Fifteen must-follow Olympic athletes on Twitter
There are so many Olympians headed to Sochi, 230 from the U.S. alone, that it can feel overwhelming to choose any of them to single out for precious space on your twitter feed. Twitter is about to get interesting, as IOC Rule 40 promises to clear the web of bland sponsor slogans. Here’s a handy list of the 15 must-follow athletes for the Sochi Olympic Games.
Alex and Maia Shibutani (@alexshibutani | @maiashibutani) The entire U.S. figure skating team is probably worth a follow, but the unquestionable social media stars of the group are this brother and sister pair known for their hilariously adorable lip dubs of pop songs and TV parodies.
Roberto Luongo (@strombone1) The Canadian goalkeeper is one of the best athletes to follow at any time of year. He is self-effacing, witty and just the right amount of crass:
Lolo Jones (@lolojones) The hurdler-turned-bobsledder is a lightening rod for debate. It’s easy to agree, however, that her twitter account offers some solid behind the scenes commentary, photos and surprising humor.
Torah Bright (@torahbright) The outspoken Australian snowboarder, and defending women’s halfpipe gold medalist, has already made waves by criticizing the security, facilities and slopes in just a few days in Sochi. She’s also publicly refused to adhere to an Aussie Olympic Committee ban on social media during the Games.
Winston Watts (@wwatt4) The 46-year-old Jamaican bobsled team skipper is still figuring twitter out – hence recent tweets like “Can we do this about 2 pm Mt time” and “Here I am love”- but expect no more joyous a feed than Mr. Cool Runnings himself once he works the kinks out.
Alex Ovechkin (@ovi8) He may not tweet that frequently –and even less frequently in English- but the Russian hockey superstar is the signature athlete of these Games.
Maria Sharapova (@mariasharapova) No, the other face of Russian sports will not be donning a Kevlar speed skating suit in Sochi. Instead, she’ll join NBC as a correspondent, hopefully to contribute worthwhile insight on the host nation.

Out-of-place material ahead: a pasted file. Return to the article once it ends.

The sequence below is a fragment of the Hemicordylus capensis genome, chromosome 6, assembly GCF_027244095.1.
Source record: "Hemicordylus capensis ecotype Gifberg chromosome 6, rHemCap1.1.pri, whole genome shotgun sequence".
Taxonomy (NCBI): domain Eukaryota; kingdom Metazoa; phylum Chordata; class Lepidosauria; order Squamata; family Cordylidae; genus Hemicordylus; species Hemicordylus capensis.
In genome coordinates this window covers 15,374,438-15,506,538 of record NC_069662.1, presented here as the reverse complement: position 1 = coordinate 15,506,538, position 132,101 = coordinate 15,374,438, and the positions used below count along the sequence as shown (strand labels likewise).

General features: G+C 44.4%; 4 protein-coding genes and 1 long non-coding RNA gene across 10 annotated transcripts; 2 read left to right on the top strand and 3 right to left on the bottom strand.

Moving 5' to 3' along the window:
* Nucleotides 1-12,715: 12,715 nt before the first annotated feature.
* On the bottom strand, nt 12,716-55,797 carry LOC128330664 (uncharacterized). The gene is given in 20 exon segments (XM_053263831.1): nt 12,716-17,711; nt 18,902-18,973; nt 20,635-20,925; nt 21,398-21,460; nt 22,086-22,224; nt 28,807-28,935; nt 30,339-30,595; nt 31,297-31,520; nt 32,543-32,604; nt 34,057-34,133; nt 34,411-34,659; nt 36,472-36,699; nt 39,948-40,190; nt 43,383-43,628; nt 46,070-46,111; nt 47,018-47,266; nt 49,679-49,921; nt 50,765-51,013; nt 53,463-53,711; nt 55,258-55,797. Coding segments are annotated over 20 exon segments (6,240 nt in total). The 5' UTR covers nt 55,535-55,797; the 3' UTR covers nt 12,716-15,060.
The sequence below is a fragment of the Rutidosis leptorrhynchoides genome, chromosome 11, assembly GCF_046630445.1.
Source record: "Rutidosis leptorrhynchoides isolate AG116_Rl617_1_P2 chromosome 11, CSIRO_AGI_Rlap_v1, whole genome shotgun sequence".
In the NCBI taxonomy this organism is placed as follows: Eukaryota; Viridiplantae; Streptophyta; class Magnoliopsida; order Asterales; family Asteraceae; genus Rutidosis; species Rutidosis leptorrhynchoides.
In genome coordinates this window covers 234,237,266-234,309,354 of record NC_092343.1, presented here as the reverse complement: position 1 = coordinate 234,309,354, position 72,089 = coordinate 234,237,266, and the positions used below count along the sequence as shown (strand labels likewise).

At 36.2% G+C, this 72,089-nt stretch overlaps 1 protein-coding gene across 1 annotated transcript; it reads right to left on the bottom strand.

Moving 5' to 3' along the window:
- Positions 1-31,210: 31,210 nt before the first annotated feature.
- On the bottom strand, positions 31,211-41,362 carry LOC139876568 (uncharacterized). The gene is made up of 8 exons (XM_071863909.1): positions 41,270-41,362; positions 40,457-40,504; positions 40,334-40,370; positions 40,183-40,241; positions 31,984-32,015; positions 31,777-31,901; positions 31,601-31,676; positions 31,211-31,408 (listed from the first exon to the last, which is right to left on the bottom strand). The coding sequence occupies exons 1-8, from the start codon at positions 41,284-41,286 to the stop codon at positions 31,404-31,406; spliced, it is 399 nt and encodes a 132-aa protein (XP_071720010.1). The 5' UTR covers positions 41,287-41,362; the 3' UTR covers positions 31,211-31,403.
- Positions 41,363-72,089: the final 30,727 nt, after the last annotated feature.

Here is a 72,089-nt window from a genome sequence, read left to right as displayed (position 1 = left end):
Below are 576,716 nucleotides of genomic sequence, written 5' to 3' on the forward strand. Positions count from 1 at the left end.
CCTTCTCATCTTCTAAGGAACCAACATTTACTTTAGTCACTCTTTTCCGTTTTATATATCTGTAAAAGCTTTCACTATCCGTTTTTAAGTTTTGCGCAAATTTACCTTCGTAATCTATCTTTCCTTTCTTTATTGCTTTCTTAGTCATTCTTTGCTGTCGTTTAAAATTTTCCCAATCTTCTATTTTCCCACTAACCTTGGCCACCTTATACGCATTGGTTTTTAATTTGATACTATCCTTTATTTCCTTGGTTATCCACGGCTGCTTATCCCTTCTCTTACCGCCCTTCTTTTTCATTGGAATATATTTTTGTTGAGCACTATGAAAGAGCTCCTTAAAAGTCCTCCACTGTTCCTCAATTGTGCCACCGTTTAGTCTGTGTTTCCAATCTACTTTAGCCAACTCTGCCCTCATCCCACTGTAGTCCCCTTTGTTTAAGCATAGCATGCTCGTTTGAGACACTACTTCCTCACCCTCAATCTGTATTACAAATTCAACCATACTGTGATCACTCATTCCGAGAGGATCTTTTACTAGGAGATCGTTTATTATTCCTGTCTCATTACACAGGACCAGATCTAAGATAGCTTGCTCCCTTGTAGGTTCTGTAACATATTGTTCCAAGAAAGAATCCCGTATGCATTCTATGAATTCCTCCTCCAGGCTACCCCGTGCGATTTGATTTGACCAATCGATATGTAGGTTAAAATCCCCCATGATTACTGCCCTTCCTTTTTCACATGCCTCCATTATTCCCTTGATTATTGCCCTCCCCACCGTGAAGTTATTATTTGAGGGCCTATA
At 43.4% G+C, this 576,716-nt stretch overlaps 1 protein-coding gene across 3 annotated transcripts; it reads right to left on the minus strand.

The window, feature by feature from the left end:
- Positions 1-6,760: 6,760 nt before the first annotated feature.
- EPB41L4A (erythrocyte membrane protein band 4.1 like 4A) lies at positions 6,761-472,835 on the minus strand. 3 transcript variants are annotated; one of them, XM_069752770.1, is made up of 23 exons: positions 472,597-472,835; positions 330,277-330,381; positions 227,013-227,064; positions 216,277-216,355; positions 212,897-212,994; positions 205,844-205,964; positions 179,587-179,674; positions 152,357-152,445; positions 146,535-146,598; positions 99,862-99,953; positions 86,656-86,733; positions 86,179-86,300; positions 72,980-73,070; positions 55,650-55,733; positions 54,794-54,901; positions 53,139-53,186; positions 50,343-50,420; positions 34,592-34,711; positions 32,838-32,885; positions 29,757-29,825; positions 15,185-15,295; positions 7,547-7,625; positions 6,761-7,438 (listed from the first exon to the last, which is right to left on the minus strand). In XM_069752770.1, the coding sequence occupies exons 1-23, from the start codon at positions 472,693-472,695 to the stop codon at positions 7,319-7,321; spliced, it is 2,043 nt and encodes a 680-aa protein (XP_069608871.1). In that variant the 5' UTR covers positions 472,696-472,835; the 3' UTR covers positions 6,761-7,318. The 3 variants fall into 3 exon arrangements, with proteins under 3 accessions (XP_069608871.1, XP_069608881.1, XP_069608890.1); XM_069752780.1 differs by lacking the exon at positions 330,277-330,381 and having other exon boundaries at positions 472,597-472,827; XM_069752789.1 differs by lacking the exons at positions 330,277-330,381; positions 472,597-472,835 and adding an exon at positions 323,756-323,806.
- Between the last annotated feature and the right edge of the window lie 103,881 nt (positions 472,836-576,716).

Eve Muirhead (@evemuirhead) Not only does the 23-year-old Scot captain the reigning world champion curling team, she’s also a world-class bag piper, once wore a kilt made of lottery tickets and has been photographed wearing nothing but the Scottish flag.
Sugar Todd (@sugarmotion) For unbridled exuberance, look no further than the aptly named American speed skater. She has already filled her timeline with tweets expressing her excitement at being an Olympic athlete and she’s proven to not be above fan-girling her fellow members of Team USA.
Askel Lund Svindal (@askelsvindal) Perhaps the best alpine skier in the world, the Norwegian is the rare Scandinavian to consistently tweet in English. The bio from his twitter account is a solid representation of his feed’s overall tone, “Most of the time I travel the world in a spandex race suit trying to be fast...”
Sage Kotsenburg (@sagekotsenburg) The Park City, Utah-grown snowboarder provides pretty much what you’d expect from a snowboarder from Park City, Utah, with extra points for effort and cleverness.
Jeremy Abbott (@jeremyabbottpcf) Another standout from the U.S. figure skating team. Abbott is an Instagram machine.
Julia Mancuso (@juliamancuso) Given her skiing prowess and camera friendly appeal, Mancuso is already being touted as a possible replacement for the injured Lindsey Vonn in the minds of the American public. She’s been known to use the #skilikeaninja hashtag.
Lindsey Van (@lindseyvan) Cat pics and ski jumps. Expect more of the latter unless Van was able to sneak her kitties through customs.
John Daly (@johndalyusa) The American skeleton racer finds just the perfect balance of arrogance that you can’t quite tell if he’s kidding.
If you’re looking for more folks to follow, no one has a more comprehensive list of Olympic athletes than NBC’s Nick Zaccardi.